Jules Bianchi, Marussia crashed out in the 60th lap but he was lucky to avoid the barrier and slid away into the slip road to crash sideways into the tyre barriers. Double yellow flags were out and DRS disabled. Vettel had by now stepped off the gas preferring to follow quietly behind Rosberg who in terms of championship points is a whopping 67 points behind. It was smart thinking.
Webber too cut out the histrionics and maintained a respectful distance behind his championship-leading team-mate. If there was anyone trying to race at this stage, it was Lewis Hamilton although he too was provided with the routine team warning to take care of his tyres!
In Lap 62 Romain Grosjean decided in a fraction of a second of madness that he had to get past Daniel Ricciardo, Torro Rosso, but instead launched his Lotus right into the back-end of the impressive Australian. It was a totally careless accident from the Frenchman who, much like Pastor Maldonado and Sergio Perez was fast developing a reputation of being a reckless “kamikaze kid”.
Debris scattered all over the area meant that the yellow flags were out and the race temporarily suspended with the Safety Car out. Grosjean though, managed to get back into the pits, get a new nose assembly and a set of front wings! He rejoined the field in Lap 63 only to limp around at the back-end of the grid until Lap 65 and then get back into the pits with a broken floor, to retire from the race.
Normal racing was resumed at the end of Lap 66. All the leads had by now been wiped out thanks to the Safety Car but the leaders led by Rosberg made perfect starts to pull away from the pack. Status quo in terms of the Top 10 cars was maintained at this stage.
However, in Lap 69, the usual suspect, Perez, McLaren made contact with Raikkonen, Lotus even as they made their way into the Nouvelle chicane. Raikkonen was always going left, cutting off any space for the McLaren driver to pass but instead of slowing down and letting the Lotus take the racing line, ploughed into latter’s rear right tyre. The jury is still out on whether Raikkonen could have provided a bit more room to Perez or whether the latter should have backed off when he saw the daylight in front of him close.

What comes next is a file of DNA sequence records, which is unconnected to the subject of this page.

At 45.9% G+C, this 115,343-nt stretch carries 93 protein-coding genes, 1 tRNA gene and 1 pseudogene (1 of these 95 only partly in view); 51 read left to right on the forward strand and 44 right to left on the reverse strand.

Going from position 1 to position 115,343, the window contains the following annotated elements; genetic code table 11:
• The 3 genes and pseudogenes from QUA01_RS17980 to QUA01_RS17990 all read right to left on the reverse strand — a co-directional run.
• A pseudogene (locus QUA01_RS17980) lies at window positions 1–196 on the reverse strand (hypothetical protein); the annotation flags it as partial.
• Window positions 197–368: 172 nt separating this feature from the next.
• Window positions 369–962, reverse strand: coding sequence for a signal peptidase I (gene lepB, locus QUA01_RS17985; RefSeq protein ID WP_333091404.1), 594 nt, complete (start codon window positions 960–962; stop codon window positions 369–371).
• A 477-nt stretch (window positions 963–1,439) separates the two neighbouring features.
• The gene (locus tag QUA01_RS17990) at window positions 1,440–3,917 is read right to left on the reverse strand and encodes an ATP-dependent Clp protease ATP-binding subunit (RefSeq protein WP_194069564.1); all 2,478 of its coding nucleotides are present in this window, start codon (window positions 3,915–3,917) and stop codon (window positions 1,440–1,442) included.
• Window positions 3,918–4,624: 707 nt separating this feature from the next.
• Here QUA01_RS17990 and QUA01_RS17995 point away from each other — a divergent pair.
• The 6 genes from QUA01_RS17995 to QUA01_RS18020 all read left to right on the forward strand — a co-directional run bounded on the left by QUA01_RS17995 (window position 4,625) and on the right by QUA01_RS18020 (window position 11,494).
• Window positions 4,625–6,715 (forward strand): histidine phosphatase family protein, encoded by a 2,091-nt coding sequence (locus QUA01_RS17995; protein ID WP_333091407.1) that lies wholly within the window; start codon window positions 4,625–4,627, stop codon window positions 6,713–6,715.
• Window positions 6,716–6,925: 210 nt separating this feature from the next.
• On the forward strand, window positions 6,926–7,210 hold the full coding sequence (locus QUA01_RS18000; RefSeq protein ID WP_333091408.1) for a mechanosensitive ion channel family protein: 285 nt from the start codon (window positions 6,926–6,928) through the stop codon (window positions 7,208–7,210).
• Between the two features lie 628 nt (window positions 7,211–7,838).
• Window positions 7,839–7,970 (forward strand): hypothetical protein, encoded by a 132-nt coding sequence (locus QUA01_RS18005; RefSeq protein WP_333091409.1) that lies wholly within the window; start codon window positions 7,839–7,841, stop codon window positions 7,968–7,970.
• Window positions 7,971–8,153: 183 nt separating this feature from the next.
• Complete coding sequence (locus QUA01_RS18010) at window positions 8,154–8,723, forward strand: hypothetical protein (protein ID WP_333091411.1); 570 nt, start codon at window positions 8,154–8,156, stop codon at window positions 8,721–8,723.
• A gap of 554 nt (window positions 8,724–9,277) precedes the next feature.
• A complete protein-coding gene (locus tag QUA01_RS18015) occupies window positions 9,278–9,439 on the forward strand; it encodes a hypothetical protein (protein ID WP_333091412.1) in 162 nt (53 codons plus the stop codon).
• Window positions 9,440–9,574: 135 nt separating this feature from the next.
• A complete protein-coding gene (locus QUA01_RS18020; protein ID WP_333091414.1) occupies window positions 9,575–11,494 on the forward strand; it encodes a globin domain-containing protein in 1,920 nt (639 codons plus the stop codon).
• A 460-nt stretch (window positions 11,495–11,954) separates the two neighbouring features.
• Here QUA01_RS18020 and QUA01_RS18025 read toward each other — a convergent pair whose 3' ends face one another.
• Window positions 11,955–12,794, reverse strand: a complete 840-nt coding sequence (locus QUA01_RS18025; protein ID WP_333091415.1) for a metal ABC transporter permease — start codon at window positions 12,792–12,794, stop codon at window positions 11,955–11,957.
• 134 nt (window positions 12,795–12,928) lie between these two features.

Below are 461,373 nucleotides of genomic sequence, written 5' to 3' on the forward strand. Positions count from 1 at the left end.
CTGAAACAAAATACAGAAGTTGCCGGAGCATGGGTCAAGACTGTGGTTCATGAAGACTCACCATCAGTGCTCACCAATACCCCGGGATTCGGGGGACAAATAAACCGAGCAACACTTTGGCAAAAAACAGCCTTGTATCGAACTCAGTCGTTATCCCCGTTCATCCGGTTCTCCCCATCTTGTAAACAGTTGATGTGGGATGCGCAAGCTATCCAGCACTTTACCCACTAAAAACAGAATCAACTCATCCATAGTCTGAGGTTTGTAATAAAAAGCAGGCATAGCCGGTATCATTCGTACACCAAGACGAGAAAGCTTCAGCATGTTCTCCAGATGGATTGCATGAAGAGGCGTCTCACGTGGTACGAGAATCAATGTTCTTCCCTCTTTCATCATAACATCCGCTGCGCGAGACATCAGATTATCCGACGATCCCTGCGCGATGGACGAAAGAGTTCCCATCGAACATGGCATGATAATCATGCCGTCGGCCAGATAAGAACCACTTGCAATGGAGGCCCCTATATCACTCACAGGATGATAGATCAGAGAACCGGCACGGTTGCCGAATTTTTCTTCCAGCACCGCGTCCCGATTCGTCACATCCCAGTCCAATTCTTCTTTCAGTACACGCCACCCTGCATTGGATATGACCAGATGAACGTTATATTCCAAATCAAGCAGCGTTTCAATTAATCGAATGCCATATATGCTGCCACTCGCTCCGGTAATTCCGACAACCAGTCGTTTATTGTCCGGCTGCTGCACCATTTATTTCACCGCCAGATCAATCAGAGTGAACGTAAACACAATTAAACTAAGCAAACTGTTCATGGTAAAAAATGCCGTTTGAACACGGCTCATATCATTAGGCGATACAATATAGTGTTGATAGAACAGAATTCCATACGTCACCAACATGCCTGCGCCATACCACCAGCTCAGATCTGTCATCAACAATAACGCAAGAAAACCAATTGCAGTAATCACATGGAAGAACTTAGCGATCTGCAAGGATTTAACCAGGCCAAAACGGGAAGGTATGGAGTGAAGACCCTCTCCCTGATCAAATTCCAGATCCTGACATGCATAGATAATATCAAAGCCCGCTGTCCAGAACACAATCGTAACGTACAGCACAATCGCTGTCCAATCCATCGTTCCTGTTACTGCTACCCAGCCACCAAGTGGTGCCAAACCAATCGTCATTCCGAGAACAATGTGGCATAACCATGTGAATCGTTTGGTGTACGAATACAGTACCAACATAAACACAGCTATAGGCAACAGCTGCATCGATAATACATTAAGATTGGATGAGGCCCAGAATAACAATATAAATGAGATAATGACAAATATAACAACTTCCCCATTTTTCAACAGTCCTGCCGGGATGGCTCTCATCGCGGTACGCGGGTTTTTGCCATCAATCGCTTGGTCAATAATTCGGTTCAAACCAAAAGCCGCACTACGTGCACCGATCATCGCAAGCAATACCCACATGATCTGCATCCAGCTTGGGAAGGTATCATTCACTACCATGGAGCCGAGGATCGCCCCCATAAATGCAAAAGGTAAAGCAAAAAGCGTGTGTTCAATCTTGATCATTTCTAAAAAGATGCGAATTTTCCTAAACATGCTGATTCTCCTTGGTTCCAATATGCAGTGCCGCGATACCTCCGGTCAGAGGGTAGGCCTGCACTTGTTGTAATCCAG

The result was a smashed front wing for Perez and a rear tyre puncture for Raikkonen. With no choice left, the Finn was forced to pit in Lap 70! Kimi meanwhile, returned to the track in Lap 71 in 16th place. It was going to be the first time in 23 consecutive races that he was going to be out of the points table.
The blown front wing on Perez’s McLaren meant that he was beginning to lose downforce and consequently grip and very soon, Sutil made his move and passed him comfortably to take P5. However, the Mexican reclaimed the place in Lap 73 when he went off the road and came back on track in front of the German! This was getting ridiculous now.
More action from the Perez corner when in the very next lap, Sutil banged wheels with him at the Rascasse corner to push the McLaren into the left side barriers. Perez somehow stayed on course but was now aligned with team-mate Jensen Button who was not going to do him any favours given their recent history, cut off any room Perez had, to slide past him.
That was the end for Perez’s race as he struggled with brake problems and was forced to park at the side of the road, unable to get back into the pits. Poetic justice or what?
The mêlée pushed Arian Sutil into 5th place, maintaining Force India’s impressive performance this year and probably showing the German’s credentials as a superb F1 driver who had lost none of his skills in the two years that he was out of the sport.
With just under 3 laps remaining, Rosberg pulled away from the pack and a victory was well in sight and that too 30 years after his father Keke Rosberg had achieved the feat at Monaco – the first father-son duo to do so.
The real surprise though? Kimi Raikkonen still managed to finish 10th to complete 23 consecutive races in the points!
MONACO STATS AND FACTS
|MONACO DRIVER STANDINGS|
|2||Sebastian Vettel||Red Bull||18|
|3||Mark Webber||Red Bull||15|
|5||Adrian Sutil||Force India||10|
|8||Jean Eric Vergne||STR-Ferrari||4|
|9||Paul Di Resta||Force India||2|
|OVERALL DRIVER STANDINGS|
|1||Sebastian Vettel||Red Bull||107|
|5||Mark Webber||Red Bull||57|
|8||Paul Di Resta||Force India||28|
|11||Adrian Sutil||Force India||16|
|15||Jean Eric Vergne||Torro Rosso||5|